Morphology is the study of form or structure. In linguistics, morphology is the study of words, of how they are formed and of what their relationship is to other words in the language. English is both synthetic or inflectional and agglutinative or affixing. Both of which can be subsumed under the heading ‘fusional’. Inflectional languages,… Continue reading Should we be teaching phonics or morphology as a first step to teaching children to read and write?
I’m writing this post because I’ve just realised that after over four hundred posts, to my horror, I’ve never talked about Diane McGuinness’s ‘Prototype for teaching the alphabet code’ before. Fifteen years ago, amongst the most enthusiastic phonics advocates in the UK, everyone was thoroughly conversant with it. However, from what we’ve seen on Twitter… Continue reading The beautiful simplicity in McGuinness’s prototype
Have you read Natalie Wexler’s excellent article ‘Writing and Cognitive Load Theory’ in the latest issue (No 4) of researchEd? If you haven’t, it’s well worth a careful look. Natalie is the co-author, with Dr Judith Hochman, of The Writing Revolution, of which I am a great fan. In her researchEd piece, Wexler explains that… Continue reading The building blocks of writing
The other day, I decided to attend a lecture on the Georgian alphabet, which you can view here, to put myself through the extremely challenging exercise of learning more. During the lecture, I and my fellow attendees were introduced to the thirty-three characters that make up the script. All were presented in one single session… Continue reading What the Georgian alphabet can teach us about teaching reading and writing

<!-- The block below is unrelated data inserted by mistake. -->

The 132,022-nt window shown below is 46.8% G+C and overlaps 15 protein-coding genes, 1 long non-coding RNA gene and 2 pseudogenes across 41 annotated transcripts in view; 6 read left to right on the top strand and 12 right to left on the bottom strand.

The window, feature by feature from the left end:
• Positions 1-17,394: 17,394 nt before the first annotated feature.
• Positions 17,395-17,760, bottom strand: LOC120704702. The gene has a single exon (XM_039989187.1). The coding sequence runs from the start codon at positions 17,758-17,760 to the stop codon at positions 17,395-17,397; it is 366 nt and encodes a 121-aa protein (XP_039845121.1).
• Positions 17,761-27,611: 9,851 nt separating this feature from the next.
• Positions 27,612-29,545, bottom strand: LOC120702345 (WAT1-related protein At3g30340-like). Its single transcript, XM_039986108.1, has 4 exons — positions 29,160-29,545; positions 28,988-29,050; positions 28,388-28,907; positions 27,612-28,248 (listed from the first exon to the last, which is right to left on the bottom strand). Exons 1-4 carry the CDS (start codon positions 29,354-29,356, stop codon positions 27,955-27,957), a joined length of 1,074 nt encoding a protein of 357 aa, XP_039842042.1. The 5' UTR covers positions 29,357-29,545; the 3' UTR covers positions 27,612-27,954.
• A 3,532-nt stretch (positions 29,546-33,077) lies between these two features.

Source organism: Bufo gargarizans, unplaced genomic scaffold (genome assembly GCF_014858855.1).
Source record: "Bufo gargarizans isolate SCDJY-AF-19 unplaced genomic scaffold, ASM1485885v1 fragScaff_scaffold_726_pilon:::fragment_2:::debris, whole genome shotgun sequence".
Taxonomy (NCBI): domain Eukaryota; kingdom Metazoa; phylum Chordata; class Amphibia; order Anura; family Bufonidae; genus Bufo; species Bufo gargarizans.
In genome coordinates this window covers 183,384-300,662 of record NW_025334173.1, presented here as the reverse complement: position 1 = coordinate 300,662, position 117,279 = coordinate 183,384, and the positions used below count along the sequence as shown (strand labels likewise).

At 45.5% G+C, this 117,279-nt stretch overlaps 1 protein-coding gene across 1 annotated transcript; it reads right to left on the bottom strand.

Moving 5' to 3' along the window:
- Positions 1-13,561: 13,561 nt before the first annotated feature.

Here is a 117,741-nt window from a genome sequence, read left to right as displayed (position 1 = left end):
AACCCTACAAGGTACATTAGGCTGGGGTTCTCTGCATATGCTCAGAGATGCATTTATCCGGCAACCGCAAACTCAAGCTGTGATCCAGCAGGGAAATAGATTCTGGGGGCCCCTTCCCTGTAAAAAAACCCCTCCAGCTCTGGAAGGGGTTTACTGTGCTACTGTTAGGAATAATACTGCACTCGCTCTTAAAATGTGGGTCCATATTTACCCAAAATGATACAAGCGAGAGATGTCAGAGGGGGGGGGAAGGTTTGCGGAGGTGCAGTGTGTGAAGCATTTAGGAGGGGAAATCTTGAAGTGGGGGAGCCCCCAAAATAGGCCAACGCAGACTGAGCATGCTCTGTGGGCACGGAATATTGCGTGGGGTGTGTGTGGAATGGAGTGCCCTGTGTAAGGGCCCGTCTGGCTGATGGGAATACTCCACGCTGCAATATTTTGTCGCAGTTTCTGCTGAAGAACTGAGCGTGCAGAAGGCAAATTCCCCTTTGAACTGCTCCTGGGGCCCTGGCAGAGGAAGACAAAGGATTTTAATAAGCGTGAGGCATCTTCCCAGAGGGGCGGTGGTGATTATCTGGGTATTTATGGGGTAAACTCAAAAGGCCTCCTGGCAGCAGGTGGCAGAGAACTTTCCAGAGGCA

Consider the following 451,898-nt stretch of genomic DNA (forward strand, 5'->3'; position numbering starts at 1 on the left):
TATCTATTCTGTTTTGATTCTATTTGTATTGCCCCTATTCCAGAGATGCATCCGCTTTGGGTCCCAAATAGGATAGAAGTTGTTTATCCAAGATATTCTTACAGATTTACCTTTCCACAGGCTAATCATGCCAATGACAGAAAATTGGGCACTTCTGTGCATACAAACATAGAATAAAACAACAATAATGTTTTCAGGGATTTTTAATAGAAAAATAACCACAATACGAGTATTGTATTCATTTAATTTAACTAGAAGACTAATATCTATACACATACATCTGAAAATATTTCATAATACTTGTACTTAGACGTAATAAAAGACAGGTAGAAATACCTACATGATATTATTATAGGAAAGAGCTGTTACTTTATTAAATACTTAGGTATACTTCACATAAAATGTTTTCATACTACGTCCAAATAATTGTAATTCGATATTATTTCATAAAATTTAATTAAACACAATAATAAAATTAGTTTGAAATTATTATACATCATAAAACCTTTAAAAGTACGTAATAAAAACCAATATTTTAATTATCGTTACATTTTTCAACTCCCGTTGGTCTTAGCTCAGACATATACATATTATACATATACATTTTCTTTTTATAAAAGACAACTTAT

Here we go again! in the latest issue of Nomanis, Stephen Parker has written an article on how we should be teaching phonics to children entering school. While Stephen offers some very useful advice, there is (at least) one of his recommendations that needs to be studiously ignored: his invocation to teach letter names to… Continue reading Advocating the teaching of letter names to children just entering school is crass
The weekly spelling list is still a feature in the homework given to thousands of schoolchildren every week. Rarely, if ever, is this practice greeted with any enthusiasm. Children/students with good visual memories can often battle their way, with the appropriate amount of practice, through the ordeal. Students with less than stupendous visual memories struggle… Continue reading The weekly spelling list
On Saturday, I was listening to Kathy Rastle’s keynote at the DSF conference in Perth. Kathy was talking about ‘The journey from form to meaning in English and other writing systems’, and arguing that, whilst learning to speak is primary knowledge, learning to read and write isn’t and has to be taught explicitly: phonics instruction… Continue reading Poor vocabulary? Teach them phonics!
A friend of mine is currently doing an advanced training course on dialogue facilitation. She was telling me about her course and something she said resonated with me about the work we do in training teachers to deliver our phonics approach. The aim of the programme she is learning to facilitate is to explore cross-cultural… Continue reading Phonics and scripts
I’ve talked a lot on this blog about the skills, the knowledge, and conceptual understanding young children need to develop to mastery level. What I haven’t mentioned is the sort of really ‘super-charged, value-added component’ that should come with any high-quality phonics teaching. As always on this blog, I’ll talk about the detail of what… Continue reading Super-charged phonics
We argue very strongly against the use of the word ‘blend’ as a noun. ‘Blend’ is a verb; it’s something we do. In one sense, all words are blends, blends of sounds. To be clear, what people are referring to when they talk about blends is really consonant clusters or adjacent consonants and some teachers… Continue reading Is a ‘blend’ a thing? No, it’s a process